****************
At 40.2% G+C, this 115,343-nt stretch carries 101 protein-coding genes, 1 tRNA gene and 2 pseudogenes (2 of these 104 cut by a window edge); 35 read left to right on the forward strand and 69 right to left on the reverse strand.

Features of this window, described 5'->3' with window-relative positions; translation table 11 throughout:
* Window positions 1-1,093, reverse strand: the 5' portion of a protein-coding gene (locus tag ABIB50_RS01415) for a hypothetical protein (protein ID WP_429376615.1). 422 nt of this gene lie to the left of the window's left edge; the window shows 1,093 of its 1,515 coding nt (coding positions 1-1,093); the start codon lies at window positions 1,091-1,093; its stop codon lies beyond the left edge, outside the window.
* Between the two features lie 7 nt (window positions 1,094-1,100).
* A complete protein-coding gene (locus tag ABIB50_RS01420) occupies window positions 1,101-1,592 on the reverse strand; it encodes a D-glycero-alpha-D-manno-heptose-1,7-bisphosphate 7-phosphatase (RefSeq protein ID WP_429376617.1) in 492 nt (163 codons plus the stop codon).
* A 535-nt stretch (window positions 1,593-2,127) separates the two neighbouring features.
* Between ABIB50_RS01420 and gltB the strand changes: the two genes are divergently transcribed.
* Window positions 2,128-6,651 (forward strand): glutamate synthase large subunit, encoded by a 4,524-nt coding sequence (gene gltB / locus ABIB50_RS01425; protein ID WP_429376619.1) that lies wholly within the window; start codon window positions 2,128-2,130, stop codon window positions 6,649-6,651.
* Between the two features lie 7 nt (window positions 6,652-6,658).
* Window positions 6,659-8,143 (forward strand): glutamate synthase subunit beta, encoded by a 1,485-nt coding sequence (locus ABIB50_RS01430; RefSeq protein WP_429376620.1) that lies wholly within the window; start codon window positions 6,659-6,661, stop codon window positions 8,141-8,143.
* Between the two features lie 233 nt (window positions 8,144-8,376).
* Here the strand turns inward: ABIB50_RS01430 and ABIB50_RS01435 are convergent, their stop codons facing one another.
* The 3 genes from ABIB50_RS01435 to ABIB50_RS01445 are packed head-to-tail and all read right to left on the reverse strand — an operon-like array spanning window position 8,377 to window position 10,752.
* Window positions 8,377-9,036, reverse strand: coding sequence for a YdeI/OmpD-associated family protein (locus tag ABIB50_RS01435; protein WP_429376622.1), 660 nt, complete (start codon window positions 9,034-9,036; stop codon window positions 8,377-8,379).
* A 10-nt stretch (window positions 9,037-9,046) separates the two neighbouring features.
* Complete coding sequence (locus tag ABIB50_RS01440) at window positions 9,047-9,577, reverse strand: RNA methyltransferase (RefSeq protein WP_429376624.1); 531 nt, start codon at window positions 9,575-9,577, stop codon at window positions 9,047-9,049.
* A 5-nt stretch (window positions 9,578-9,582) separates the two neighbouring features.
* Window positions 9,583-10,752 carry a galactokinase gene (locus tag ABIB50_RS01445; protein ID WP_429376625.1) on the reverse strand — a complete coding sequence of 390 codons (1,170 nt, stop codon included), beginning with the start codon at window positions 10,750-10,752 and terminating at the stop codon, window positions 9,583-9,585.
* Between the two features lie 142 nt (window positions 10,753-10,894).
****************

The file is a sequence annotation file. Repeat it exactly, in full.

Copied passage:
At 40.2% G+C, this 115,343-nt stretch carries 101 protein-coding genes, 1 tRNA gene and 2 pseudogenes (2 of these 104 cut by a window edge); 35 read left to right on the forward strand and 69 right to left on the reverse strand.

Features of this window, described 5'->3' with window-relative positions; translation table 11 throughout:
* Window positions 1-1,093, reverse strand: the 5' portion of a protein-coding gene (locus tag ABIB50_RS01415) for a hypothetical protein (protein ID WP_429376615.1). 422 nt of this gene lie to the left of the window's left edge; the window shows 1,093 of its 1,515 coding nt (coding positions 1-1,093); the start codon lies at window positions 1,091-1,093; its stop codon lies beyond the left edge, outside the window.
* Between the two features lie 7 nt (window positions 1,094-1,100).
* A complete protein-coding gene (locus tag ABIB50_RS01420) occupies window positions 1,101-1,592 on the reverse strand; it encodes a D-glycero-alpha-D-manno-heptose-1,7-bisphosphate 7-phosphatase (RefSeq protein ID WP_429376617.1) in 492 nt (163 codons plus the stop codon).
* A 535-nt stretch (window positions 1,593-2,127) separates the two neighbouring features.
* Between ABIB50_RS01420 and gltB the strand changes: the two genes are divergently transcribed.
* Window positions 2,128-6,651 (forward strand): glutamate synthase large subunit, encoded by a 4,524-nt coding sequence (gene gltB / locus ABIB50_RS01425; protein ID WP_429376619.1) that lies wholly within the window; start codon window positions 2,128-2,130, stop codon window positions 6,649-6,651.
* Between the two features lie 7 nt (window positions 6,652-6,658).
* Window positions 6,659-8,143 (forward strand): glutamate synthase subunit beta, encoded by a 1,485-nt coding sequence (locus ABIB50_RS01430; RefSeq protein WP_429376620.1) that lies wholly within the window; start codon window positions 6,659-6,661, stop codon window positions 8,141-8,143.
* Between the two features lie 233 nt (window positions 8,144-8,376).
* Here the strand turns inward: ABIB50_RS01430 and ABIB50_RS01435 are convergent, their stop codons facing one another.
* The 3 genes from ABIB50_RS01435 to ABIB50_RS01445 are packed head-to-tail and all read right to left on the reverse strand — an operon-like array spanning window position 8,377 to window position 10,752.
* Window positions 8,377-9,036, reverse strand: coding sequence for a YdeI/OmpD-associated family protein (locus tag ABIB50_RS01435; protein WP_429376622.1), 660 nt, complete (start codon window positions 9,034-9,036; stop codon window positions 8,377-8,379).
* A 10-nt stretch (window positions 9,037-9,046) separates the two neighbouring features.
* Complete coding sequence (locus tag ABIB50_RS01440) at window positions 9,047-9,577, reverse strand: RNA methyltransferase (RefSeq protein WP_429376624.1); 531 nt, start codon at window positions 9,575-9,577, stop codon at window positions 9,047-9,049.
* A 5-nt stretch (window positions 9,578-9,582) separates the two neighbouring features.
* Window positions 9,583-10,752 carry a galactokinase gene (locus tag ABIB50_RS01445; protein ID WP_429376625.1) on the reverse strand — a complete coding sequence of 390 codons (1,170 nt, stop codon included), beginning with the start codon at window positions 10,750-10,752 and terminating at the stop codon, window positions 9,583-9,585.
* Between the two features lie 142 nt (window positions 10,753-10,894).